From Adam Ozimek, here are some very good points, which I had not previously pondered:
…what a carbon tax does is push the required cost threshold up. This would allow solar to become the more profitable source of energy in the US sooner and increase the speed of its dominance here.
However, a carbon tax would raise the threshold in the US relative to the threshold for developing countries. In other words, the race for solar companies in the U.S. becomes to be cheaper than dirty energy + a carbon tax, which is a higher threshold than being cheaper than dirty energy alone, which is the threshold in many developing countries.
It is easy to see how this could cause downward march in solar costs to slow, and as a result solar would reach the threshold for China, India, and other developing countries perhaps much much later.
If this is true, it would suggest that for clean energy to become globally dominant faster it’s better for the U.S. to just subsidize solar innovation and let the untaxed U.S. market price of dirty energy stand as a strong incentive for solar to drive costs lower.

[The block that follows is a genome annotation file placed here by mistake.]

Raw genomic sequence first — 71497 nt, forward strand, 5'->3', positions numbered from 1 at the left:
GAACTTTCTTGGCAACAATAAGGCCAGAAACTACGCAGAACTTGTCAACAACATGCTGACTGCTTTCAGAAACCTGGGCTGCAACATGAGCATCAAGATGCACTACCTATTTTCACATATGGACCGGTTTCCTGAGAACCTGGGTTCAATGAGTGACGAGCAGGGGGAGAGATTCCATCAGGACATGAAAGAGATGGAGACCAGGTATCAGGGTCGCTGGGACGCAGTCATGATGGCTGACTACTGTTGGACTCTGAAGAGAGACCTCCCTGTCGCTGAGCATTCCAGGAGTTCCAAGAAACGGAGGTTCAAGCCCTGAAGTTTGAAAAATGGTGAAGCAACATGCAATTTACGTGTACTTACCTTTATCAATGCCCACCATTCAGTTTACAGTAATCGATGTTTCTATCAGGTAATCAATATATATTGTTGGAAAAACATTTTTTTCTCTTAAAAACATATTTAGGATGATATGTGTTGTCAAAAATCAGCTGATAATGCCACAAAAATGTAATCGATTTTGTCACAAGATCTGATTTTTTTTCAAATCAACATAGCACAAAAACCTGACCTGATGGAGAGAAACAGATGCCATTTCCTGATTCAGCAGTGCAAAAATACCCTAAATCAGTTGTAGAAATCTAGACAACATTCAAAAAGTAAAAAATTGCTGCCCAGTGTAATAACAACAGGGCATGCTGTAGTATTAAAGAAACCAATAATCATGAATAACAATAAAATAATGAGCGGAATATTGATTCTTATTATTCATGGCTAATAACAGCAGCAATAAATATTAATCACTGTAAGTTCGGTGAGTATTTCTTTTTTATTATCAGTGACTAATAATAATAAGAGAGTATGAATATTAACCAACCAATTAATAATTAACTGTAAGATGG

To see this, consider a world where solar was already dominant in the U.S. with current technology and costs, perhaps via a total ban of dirty energy. The supply curve of the installed base of solar technology would be much more price inelastic than the supply curve of today’s installed base of dirty energy due to higher fixed costs and lower marginal costs. This means a steeper residual demand curve for marginal innovators that provides less market share rewards for marginal declines in price, and therefore lower rewards for marginal cost cutting.
In this way, a carbon tax could make global warming worse.
From Jerry Taylor at the new Niskanan Center, here is a paper on the conservative case for a carbon tax.